Ocrelizumab is an investigational, humanised monoclonal antibody designed to selectively target CD20-positive B cells. CD20-positive B cells are a specific type of immune cell thought to be a key contributor to myelin (nerve cell insulation and support) and axonal (nerve cell) damage, which can result in disability in people with MS. Based on preclinical studies, ocrelizumab binds to CD20 cell surface proteins expressed on certain B cells, but not on stem cells or plasma cells, and therefore important functions of the immune system may be preserved.
The Phase III clinical development programme for ocrelizumab (ORCHESTRA) includes three studies: OPERA I, OPERA II and ORATORIO. OPERA I and OPERA II are identical Phase III, randomised, double-blind, double-dummy, global multi-centre studies that evaluated the efficacy and safety of ocrelizumab (600 mg administered by intravenous infusion every six months) compared with interferon beta-1a (44 mcg administered by subcutaneous injection three times per week) in 1,656 people with relapsing forms of MS (i.e., relapsing-remitting MS and secondary-progressive MS with relapses).1 ORATORIO is a Phase III, randomised, double-blind, global multi-centre study that evaluated the efficacy and safety of ocrelizumab (600 mg administered by intravenous infusion every six months; given as two 300 mg infusions two weeks apart) compared with placebo in 732 people with primary progressive MS (PPMS).2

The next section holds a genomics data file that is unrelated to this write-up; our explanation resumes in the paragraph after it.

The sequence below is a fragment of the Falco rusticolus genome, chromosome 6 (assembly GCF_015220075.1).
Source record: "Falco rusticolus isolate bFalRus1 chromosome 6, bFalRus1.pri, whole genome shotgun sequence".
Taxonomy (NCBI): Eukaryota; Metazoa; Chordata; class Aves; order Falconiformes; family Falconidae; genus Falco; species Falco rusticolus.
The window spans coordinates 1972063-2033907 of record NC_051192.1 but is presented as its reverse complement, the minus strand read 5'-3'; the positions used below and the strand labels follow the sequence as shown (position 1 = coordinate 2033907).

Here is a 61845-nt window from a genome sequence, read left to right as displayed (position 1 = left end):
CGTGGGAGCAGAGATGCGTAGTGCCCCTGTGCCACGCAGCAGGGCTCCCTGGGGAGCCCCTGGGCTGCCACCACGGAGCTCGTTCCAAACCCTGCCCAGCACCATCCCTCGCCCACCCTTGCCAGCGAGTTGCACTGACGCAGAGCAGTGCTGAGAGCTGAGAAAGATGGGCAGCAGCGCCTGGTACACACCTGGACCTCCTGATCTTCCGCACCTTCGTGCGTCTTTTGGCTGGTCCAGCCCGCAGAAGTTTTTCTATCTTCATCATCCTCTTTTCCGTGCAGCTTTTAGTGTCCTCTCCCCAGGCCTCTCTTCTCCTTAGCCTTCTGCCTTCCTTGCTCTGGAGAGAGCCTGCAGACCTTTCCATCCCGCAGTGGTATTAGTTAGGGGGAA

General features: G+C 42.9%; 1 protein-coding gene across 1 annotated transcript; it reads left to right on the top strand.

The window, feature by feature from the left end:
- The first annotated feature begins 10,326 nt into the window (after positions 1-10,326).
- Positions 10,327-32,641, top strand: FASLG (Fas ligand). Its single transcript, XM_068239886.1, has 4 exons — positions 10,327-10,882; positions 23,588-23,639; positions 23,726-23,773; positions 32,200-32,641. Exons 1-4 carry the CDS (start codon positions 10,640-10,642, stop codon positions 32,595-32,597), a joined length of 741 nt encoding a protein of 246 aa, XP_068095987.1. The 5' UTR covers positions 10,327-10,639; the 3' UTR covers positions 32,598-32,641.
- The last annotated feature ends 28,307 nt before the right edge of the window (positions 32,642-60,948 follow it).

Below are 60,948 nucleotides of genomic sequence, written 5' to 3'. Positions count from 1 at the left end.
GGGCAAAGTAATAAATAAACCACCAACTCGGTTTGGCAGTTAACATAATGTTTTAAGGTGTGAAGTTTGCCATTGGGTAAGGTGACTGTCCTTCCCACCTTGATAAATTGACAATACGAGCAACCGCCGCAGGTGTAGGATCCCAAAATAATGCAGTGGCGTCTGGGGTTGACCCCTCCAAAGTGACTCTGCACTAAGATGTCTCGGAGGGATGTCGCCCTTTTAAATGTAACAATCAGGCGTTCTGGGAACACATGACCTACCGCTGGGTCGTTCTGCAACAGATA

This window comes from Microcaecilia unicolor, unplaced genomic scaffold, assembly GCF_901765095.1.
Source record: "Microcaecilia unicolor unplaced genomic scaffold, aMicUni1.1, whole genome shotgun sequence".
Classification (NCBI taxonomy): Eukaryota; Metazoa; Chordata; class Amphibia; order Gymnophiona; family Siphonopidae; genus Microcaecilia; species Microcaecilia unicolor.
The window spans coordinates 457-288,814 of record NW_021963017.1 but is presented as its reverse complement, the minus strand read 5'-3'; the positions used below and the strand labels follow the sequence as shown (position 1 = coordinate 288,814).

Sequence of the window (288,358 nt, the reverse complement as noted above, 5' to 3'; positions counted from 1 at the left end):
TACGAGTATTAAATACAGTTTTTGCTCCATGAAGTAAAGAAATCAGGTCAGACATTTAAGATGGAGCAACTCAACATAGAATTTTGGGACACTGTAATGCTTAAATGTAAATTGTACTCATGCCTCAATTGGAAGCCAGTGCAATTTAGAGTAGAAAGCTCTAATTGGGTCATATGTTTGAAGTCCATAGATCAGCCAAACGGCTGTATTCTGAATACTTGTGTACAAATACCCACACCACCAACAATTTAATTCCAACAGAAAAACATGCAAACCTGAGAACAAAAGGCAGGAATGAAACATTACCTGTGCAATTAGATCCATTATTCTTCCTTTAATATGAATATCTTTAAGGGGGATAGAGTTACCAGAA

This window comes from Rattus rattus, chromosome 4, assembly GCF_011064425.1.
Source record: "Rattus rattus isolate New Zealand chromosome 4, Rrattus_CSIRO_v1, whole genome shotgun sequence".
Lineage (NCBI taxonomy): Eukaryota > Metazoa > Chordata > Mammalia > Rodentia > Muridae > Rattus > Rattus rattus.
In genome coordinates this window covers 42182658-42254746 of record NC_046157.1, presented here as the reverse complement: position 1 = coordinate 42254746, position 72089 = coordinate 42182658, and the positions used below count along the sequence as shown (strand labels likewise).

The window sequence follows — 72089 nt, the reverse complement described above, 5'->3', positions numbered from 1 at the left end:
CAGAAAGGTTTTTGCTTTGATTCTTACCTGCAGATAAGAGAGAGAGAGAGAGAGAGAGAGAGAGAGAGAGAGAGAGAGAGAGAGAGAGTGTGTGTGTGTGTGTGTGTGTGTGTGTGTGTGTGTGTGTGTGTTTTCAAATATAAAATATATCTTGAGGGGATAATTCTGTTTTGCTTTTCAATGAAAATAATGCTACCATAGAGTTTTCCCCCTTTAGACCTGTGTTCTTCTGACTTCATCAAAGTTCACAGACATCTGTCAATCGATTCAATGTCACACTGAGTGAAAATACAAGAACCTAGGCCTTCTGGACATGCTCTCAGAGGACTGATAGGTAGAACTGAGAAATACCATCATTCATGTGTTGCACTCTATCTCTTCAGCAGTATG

In February 2016, the U.S. Food and Drug Administration granted Breakthrough Therapy Designation to ocrelizumab for the treatment of people with PPMS. Ocrelizumab is the first investigational medicine to receive Breakthrough Therapy Designation in multiple sclerosis.
About multiple sclerosis
Multiple sclerosis (MS) is a chronic disease that affects an estimated 2.3 million people around the world, for which there is currently no cure.3,4 MS occurs when the immune system abnormally attacks the insulation and support around nerve cells (myelin sheath) in the brain, spinal cord and optic nerves, causing inflammation and consequent damage. This damage can cause a wide range of symptoms, including muscle weakness, fatigue and difficulty seeing, and may eventually lead to disability.5,6,7 Most people with MS experience their first symptom between 20 and 40 years of age, making the disease the leading cause of non-traumatic disability in younger adults.8